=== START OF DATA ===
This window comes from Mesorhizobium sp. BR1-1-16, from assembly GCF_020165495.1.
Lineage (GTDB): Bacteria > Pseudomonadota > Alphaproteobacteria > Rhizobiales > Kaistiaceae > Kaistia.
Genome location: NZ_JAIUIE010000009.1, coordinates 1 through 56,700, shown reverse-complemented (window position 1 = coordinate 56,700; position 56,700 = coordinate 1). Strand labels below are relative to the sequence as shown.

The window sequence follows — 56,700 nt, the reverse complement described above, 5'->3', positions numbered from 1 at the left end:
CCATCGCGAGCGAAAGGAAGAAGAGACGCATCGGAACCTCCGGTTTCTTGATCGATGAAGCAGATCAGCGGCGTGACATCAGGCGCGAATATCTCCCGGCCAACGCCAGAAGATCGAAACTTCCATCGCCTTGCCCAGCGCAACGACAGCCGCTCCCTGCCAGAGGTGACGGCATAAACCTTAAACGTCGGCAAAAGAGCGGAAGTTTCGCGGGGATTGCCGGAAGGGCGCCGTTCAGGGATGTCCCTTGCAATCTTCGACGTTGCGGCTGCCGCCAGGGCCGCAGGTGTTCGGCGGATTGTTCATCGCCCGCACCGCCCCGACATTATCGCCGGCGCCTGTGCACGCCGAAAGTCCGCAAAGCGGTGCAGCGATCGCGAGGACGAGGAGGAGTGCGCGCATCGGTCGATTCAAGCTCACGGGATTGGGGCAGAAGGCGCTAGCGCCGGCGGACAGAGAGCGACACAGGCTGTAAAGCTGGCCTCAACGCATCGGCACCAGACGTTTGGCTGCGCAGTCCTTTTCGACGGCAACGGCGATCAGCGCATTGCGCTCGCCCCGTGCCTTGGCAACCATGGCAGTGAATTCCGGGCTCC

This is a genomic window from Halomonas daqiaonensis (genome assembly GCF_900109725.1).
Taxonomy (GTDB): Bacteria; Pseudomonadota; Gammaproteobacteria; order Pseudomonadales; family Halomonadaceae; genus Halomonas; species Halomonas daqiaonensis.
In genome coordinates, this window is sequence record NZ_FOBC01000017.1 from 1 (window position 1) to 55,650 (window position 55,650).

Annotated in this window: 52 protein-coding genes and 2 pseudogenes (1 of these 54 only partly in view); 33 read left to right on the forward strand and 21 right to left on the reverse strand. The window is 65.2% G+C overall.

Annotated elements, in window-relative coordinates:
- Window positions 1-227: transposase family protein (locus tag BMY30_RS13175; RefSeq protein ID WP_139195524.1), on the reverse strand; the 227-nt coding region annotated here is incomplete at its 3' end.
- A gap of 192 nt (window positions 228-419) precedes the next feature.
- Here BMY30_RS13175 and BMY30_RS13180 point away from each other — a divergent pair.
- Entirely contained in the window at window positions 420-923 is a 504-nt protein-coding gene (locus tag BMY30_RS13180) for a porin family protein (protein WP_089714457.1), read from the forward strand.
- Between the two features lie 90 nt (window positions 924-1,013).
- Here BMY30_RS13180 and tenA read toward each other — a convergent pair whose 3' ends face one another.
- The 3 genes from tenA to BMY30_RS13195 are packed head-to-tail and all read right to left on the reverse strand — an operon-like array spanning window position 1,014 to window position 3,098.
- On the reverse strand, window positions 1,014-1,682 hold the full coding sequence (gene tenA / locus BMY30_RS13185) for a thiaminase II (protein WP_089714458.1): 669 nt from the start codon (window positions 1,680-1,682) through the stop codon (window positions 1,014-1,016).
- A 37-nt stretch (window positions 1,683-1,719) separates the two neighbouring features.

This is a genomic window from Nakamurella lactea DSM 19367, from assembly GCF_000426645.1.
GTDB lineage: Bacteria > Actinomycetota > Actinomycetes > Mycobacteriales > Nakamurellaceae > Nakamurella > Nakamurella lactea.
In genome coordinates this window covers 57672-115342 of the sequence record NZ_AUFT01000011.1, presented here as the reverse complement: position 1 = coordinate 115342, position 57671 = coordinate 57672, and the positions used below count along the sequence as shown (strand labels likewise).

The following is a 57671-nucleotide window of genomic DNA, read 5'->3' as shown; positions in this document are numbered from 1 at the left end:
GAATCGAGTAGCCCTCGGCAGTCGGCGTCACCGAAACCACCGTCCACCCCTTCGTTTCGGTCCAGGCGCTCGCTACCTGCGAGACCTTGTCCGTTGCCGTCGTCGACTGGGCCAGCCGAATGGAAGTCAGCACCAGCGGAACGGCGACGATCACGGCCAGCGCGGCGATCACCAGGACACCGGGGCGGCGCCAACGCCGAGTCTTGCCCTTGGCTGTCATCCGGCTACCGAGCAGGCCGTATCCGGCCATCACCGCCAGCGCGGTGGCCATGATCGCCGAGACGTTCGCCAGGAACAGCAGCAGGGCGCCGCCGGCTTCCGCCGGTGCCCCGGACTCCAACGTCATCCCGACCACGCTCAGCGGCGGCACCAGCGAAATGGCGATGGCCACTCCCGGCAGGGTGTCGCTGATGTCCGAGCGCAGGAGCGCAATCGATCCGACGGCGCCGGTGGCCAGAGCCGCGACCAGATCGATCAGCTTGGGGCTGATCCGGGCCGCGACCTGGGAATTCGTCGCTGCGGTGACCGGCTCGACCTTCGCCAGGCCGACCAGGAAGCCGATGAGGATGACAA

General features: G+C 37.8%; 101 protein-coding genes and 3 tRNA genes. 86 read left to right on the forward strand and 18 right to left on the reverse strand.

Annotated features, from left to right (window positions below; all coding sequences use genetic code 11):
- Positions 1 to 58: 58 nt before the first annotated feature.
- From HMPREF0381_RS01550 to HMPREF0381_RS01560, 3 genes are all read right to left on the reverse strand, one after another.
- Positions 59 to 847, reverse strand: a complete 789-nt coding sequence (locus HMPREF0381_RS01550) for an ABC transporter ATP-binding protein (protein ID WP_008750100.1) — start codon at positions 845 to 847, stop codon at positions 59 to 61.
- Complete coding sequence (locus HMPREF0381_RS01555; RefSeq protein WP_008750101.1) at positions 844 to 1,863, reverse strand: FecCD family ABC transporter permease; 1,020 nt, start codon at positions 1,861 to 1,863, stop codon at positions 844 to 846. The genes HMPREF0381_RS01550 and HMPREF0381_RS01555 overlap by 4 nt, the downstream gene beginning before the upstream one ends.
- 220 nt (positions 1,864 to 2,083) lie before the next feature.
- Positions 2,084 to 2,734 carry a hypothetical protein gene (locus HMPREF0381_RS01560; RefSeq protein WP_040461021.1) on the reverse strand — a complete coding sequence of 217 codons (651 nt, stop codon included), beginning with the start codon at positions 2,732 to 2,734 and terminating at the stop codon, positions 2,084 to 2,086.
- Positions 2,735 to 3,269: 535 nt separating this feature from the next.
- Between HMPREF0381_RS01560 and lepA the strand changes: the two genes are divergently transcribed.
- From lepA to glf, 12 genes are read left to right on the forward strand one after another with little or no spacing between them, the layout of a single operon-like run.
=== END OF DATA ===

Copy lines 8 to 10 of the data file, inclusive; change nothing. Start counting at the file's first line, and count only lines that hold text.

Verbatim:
In genome coordinates, this window is sequence record NZ_FOBC01000017.1 from 1 (window position 1) to 55,650 (window position 55,650).

Annotated in this window: 52 protein-coding genes and 2 pseudogenes (1 of these 54 only partly in view); 33 read left to right on the forward strand and 21 right to left on the reverse strand. The window is 65.2% G+C overall.

Annotated elements, in window-relative coordinates: